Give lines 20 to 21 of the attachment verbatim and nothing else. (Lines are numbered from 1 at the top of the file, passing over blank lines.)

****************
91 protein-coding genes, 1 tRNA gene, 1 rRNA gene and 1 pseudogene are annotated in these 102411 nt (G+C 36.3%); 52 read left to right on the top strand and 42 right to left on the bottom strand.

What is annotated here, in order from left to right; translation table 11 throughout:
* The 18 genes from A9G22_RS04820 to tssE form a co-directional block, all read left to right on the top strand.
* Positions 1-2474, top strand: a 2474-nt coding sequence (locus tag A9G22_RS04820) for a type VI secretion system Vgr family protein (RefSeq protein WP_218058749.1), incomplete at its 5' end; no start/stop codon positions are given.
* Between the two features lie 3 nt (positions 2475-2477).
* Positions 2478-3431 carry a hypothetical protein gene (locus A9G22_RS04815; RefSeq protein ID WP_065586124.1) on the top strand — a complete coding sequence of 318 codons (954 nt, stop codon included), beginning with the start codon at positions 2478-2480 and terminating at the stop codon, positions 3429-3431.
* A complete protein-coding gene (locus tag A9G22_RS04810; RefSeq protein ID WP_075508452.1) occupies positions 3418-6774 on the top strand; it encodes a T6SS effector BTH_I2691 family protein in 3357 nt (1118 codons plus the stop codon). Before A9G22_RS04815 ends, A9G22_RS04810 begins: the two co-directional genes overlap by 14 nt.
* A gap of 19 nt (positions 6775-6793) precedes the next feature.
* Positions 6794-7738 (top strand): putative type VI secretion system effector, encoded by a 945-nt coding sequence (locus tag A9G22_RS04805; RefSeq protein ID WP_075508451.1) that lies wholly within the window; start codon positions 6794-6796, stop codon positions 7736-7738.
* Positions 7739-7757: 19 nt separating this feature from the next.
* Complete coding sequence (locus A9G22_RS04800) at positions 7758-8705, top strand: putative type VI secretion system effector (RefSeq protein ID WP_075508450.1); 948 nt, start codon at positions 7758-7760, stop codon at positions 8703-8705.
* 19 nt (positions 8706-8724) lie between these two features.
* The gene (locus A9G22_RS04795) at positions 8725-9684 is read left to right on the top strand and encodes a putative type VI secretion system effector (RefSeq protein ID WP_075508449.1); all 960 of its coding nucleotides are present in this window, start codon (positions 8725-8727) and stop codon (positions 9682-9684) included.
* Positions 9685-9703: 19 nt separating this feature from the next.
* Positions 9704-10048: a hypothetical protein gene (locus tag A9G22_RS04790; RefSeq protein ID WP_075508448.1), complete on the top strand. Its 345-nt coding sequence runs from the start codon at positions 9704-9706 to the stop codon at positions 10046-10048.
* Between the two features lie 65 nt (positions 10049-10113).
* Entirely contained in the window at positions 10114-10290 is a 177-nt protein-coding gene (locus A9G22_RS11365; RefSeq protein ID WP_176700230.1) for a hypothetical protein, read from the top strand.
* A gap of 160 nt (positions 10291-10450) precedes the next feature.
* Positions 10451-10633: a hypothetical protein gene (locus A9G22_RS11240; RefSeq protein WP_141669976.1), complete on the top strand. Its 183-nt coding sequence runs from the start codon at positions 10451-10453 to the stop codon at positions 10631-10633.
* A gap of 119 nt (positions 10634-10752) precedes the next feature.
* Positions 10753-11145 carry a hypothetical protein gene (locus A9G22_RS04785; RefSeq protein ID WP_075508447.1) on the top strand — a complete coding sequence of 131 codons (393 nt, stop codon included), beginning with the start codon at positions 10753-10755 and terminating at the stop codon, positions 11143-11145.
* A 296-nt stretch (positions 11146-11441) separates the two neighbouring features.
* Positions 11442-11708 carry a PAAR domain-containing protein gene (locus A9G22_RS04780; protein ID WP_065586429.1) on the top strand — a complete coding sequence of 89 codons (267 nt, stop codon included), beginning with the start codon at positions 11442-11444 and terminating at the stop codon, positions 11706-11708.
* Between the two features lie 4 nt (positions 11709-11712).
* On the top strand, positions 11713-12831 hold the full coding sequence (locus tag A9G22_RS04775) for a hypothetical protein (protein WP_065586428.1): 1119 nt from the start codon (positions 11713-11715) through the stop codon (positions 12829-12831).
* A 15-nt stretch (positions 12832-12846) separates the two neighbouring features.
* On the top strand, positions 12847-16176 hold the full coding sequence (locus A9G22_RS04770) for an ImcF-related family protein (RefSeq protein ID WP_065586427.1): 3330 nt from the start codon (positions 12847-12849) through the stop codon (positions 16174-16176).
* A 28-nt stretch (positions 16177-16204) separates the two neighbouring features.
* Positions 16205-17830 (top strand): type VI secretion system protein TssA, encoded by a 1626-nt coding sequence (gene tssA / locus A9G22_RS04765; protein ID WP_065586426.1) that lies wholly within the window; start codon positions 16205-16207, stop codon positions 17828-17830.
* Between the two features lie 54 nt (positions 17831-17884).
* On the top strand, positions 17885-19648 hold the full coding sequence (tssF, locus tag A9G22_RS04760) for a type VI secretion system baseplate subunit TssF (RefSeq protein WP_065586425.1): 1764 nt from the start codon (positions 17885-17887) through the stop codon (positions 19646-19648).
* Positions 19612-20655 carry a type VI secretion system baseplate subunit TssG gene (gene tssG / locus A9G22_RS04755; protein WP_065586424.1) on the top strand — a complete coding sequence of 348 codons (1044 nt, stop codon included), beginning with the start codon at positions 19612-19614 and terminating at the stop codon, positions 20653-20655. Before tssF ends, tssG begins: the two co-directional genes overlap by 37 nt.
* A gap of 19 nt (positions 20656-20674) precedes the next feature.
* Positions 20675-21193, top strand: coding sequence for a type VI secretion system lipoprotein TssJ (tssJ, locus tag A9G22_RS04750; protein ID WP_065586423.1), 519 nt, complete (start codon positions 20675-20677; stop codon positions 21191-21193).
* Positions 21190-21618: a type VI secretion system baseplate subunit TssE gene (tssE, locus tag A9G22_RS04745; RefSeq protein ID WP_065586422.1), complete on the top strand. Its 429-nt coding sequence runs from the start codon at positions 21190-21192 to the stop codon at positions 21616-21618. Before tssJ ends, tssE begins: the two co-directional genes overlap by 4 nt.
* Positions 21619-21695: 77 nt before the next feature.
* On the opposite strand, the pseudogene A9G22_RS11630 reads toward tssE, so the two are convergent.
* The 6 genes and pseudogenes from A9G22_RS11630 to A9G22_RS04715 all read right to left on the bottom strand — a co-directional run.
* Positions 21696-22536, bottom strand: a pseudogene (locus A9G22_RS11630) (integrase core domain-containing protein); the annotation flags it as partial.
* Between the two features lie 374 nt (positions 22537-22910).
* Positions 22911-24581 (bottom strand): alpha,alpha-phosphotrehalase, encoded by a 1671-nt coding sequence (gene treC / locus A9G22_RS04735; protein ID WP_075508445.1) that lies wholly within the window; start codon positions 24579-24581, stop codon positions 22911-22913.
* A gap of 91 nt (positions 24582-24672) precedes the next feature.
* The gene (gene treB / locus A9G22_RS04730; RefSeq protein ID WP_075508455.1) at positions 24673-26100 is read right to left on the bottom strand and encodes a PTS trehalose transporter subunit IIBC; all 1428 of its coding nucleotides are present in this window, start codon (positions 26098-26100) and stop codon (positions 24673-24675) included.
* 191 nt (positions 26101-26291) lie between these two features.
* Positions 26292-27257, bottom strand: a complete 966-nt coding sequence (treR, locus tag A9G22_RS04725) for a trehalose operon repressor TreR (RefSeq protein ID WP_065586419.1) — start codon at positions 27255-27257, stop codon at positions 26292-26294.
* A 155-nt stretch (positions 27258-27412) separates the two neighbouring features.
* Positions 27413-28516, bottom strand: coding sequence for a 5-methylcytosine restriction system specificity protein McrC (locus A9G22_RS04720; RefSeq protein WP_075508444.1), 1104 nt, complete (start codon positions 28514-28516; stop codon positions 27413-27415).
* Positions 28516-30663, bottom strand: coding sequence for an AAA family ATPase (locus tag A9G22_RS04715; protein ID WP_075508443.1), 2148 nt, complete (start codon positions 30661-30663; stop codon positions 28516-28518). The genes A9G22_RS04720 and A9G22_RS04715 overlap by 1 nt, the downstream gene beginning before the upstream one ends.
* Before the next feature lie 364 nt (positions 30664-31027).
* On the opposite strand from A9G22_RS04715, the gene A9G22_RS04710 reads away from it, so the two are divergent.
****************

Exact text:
* A gap of 119 nt (positions 10634-10752) precedes the next feature.
* Positions 10753-11145 carry a hypothetical protein gene (locus A9G22_RS04785; RefSeq protein ID WP_075508447.1) on the top strand — a complete coding sequence of 131 codons (393 nt, stop codon included), beginning with the start codon at positions 10753-10755 and terminating at the stop codon, positions 11143-11145.